• There are 348 more Jedi affiliates than there are Jehovah’s Witnesses. Each make up 0.43% of the population. Jedi has seen a sharp decline since the 2011 census when 1.5% of the population claimed affiliation.
  • There are 306 more (Christian?) Evangelicals (0.10%) than there are Church of the Flying Spaghetti Monster affiliates (0.09%).
  • Our spaghetti loving friends outnumber Lutherans (0.08%)
  • My own faith tradition, Quakerism makes up 0.02% of the population and is outnumbered by Zoroastrian (0.02%), Taoism (0.02%), Satanism (0.02%) and Wiccan (0.03%). A few Quakers are also Wiccan (or should it be “a few Wiccans are also Quakers”?), but I’m not sure how Stats NZ has handles multiple affiliations.
  • The smallest religious affiliations are Libertarianism and Rationalism (with 9 members each, Cao Dai and Maoism (with 6 members each), and Commonwealth Covenant Church (with 3 members).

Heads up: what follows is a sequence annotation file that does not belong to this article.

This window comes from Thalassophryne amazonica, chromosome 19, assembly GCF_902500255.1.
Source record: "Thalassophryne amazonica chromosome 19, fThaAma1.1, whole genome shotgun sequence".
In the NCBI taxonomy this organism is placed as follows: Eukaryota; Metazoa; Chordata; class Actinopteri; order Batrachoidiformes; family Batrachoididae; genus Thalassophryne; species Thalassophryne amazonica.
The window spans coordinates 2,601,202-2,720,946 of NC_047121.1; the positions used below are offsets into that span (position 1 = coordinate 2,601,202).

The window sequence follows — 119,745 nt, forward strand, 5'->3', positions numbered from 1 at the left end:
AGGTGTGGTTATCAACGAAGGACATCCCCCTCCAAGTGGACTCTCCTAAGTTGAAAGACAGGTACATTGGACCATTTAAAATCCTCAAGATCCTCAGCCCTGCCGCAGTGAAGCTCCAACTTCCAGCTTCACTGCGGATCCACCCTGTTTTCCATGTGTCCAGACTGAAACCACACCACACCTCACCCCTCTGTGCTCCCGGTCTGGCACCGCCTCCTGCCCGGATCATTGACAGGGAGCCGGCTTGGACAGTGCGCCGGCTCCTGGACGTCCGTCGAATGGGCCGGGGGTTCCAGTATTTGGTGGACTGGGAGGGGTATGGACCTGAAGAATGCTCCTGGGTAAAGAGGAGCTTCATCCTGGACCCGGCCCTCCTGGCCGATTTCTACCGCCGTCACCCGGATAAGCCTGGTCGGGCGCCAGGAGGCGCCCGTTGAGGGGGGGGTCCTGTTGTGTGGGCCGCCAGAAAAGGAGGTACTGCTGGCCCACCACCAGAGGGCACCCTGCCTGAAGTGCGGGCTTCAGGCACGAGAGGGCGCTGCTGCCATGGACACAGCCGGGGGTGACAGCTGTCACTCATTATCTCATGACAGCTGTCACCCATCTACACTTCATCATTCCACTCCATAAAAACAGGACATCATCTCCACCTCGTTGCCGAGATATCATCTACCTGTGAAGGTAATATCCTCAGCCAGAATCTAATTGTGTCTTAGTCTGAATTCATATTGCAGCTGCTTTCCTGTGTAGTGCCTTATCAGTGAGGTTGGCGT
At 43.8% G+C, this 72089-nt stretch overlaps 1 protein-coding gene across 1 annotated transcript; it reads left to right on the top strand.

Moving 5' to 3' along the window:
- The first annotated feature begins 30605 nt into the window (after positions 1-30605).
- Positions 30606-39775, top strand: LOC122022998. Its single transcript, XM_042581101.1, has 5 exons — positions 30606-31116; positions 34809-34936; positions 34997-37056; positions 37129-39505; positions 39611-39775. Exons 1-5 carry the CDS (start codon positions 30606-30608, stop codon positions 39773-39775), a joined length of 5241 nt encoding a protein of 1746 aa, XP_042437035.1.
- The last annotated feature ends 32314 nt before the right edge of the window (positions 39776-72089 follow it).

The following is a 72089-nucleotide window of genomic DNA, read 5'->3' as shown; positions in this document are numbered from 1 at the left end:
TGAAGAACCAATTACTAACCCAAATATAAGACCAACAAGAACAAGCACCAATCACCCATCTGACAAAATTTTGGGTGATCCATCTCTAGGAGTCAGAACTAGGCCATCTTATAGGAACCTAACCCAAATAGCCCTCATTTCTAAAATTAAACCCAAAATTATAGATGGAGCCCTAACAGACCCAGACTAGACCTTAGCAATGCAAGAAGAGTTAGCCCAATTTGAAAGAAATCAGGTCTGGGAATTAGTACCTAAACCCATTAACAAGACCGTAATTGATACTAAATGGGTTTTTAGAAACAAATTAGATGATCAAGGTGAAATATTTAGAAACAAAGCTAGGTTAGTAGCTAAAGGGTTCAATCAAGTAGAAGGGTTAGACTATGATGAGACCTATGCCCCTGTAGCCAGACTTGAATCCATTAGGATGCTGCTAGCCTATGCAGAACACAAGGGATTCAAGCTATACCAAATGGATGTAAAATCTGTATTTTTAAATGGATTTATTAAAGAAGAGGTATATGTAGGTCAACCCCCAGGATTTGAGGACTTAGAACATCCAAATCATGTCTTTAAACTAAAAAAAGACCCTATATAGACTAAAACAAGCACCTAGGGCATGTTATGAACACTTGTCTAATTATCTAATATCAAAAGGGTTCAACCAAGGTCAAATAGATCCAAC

When I look at some of the religious affiliations listed, I think Stats NZ has taken Lloyd Geering’s definition to heart. How else could the following be otherwise identified as a religion (in increasing affiliation order):

  • Maoism
  • Rationalism
  • Libertarianism
  • Marxism
  • Socialism
  • Yoga
  • Humanism
  • Agnosticism
  • Atheism

While I hold Sir Lloyd’s concept of religion as “a total mode of the interpreting and living of life” as being accurate, I’m struggling when it comes to atheism, which as I understand it, is a lack of belief in a deity. I could understand anti-theism being a cause that could qualify as a religion, as could a belief in the need to weaken the influence of supernatural beliefs. Many atheists do hold such beliefs, but such beliefs are not what atheism is about. Can a lack of belief in a deity be any more a religion than my lack of belief in pink flying elephants or little green men in flying saucers? If they do qualify as religion, then absolutely everyone on this planet has a religion, as everyone on the planet will lack a belief in something. I don’t believe that is what Sir Lloyd had in mind.


7 Comments

Autumn already?